Student to be featured at international art show

By: Elizabeth Scussel | Birmingham - Bloomfield Eagle | Published June 29, 2015

 Kacy Wyman

Kacy Wyman


BLOOMFIELD TOWNSHIP — Kacy Wyman, 13, is a competitive swimmer and an aspiring doctor.

She has never seen herself as different.

“She really lives her life like a normal kid,” said Kacy’s mother, Jen Wyman, explaining that normal daily life currently consists of washing down nearly 50 different medications with gallons of water. “We are constantly living by the clock, but we get through it, and nothing gets her down.”

Kacy suffers from cystinosis — a rare genetic, metabolic disease that causes the amino acid cystine to accumulate in the kidneys, eyes, liver, muscles, pancreas, brain and white blood cells.

Excess cystine damages cells and often forms crystals that can build up and cause problems in many organs and tissues. The kidneys and eyes are especially vulnerable to damage, but muscles, the thyroid, the pancreas and other organs may also be affected.

Without treatment, children with cystinosis can develop end-stage kidney failure, and if it’s left untreated, it can have dire outcomes.

Kacy — who turned 13 last weekend — was diagnosed at the age of 4, but she began presenting symptoms before her first birthday.

“The main symptom was her failure to thrive — she stopped growing. She had a low phosphate level, excessive thirst and urination, dehydration, and light sensitivity,” said Jen. “We saw so many doctors. An endocrinologist did testing for a possible growth hormone deficiency. All the pieces of the puzzle were there. We just missed it for a while.”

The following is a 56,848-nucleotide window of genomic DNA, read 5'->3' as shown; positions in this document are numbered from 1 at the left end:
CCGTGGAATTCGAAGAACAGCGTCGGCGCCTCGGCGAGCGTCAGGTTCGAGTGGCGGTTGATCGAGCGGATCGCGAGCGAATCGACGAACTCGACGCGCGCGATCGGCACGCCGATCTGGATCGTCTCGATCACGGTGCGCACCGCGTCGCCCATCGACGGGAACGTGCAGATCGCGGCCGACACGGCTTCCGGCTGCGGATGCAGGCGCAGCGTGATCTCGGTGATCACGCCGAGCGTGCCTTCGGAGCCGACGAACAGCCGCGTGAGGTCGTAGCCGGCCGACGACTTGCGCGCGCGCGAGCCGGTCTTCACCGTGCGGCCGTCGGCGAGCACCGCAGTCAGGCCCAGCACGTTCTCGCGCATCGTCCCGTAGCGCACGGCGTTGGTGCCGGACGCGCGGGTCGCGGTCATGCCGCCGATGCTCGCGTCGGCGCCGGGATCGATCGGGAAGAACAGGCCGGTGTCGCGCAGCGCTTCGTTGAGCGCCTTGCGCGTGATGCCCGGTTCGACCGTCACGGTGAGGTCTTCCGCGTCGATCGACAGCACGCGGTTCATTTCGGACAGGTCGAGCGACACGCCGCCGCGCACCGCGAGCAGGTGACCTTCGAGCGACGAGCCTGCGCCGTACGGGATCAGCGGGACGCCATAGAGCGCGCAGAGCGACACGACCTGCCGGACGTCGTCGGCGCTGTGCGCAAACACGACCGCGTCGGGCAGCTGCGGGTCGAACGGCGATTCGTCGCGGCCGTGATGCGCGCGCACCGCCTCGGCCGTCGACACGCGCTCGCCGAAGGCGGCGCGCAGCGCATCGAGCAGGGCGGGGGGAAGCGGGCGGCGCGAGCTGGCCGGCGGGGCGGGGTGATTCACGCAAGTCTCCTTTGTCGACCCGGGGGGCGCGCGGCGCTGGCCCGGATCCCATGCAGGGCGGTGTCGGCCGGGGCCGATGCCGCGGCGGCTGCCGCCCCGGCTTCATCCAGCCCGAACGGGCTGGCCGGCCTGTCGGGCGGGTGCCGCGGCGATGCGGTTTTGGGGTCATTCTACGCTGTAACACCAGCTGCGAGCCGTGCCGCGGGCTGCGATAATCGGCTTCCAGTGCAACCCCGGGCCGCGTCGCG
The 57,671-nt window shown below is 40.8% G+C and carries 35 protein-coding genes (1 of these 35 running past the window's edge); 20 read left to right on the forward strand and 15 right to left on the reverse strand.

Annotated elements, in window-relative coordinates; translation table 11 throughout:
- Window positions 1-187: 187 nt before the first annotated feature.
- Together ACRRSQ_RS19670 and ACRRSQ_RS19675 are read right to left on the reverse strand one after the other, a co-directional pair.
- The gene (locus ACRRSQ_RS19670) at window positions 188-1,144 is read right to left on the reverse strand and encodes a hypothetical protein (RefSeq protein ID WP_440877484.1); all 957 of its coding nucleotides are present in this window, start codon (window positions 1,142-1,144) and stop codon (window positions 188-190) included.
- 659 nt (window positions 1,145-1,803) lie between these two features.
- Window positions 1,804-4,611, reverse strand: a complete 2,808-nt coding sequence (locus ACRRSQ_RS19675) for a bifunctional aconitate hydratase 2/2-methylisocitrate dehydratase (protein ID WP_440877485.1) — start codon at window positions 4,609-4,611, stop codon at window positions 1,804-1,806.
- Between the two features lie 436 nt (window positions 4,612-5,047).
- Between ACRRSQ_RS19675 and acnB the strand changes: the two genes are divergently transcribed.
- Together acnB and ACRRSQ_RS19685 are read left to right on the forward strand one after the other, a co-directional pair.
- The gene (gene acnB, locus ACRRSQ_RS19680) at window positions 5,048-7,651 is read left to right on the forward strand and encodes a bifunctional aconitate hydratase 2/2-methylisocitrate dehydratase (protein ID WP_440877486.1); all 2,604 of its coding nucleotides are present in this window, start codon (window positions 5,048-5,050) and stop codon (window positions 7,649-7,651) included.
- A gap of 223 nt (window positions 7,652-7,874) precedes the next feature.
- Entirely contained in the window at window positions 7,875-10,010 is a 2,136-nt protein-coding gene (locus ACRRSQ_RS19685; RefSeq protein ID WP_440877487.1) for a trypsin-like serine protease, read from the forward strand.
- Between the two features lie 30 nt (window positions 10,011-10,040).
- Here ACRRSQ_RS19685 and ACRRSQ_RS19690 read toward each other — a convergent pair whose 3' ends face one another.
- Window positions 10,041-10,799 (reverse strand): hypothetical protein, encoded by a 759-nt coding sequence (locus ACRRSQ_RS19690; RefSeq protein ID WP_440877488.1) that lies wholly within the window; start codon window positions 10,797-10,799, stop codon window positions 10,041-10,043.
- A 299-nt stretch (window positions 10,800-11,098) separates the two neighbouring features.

In May, Kacy received an early birthday gift from her father — a kidney.

It’s amazing, Kacy said, that doctors can take an organ out of one person and put it into another.

“It’s gross, but it’s still pretty cool,” she said.

Cystinosis is so rare that it affects only about 500 people in the United States and less than 2,000 people worldwide.

Later this month, the Cystinosis Research Network is inviting those affected to attend its annual family conference in Chicago.

The CRN comprises families, friends and medical researchers dedicated to finding a cure, developing treatments and enhancing the quality of life for those affected by cystinosis.

This year’s event will feature the first global gathering of art created by more than 100 artists affected by cystinosis — including Kacy.

Cystinosis support groups in Brazil, Mexico, Spain and the United Kingdom will display the collection, and Chicago will serve as the first stop for the “Dream, Achieve, Inspire” display of work from artists representing 30 countries.

“In countries such as Iraq, Venezuela and Thailand, we hope to gain recognition for the patients there and make vital medicines available for the first time,” said event chair Katie Larimore, explaining that raising awareness on an international level is vital.

While the artwork to be displayed at the exhibit is top secret, Kacy divulged that she, alongside her artist grandmother, created a mixed-media work on canvas.

In addition to demonstrating their creative abilities, the artists aim to make a statement of awareness and strength for those living with cystinosis.

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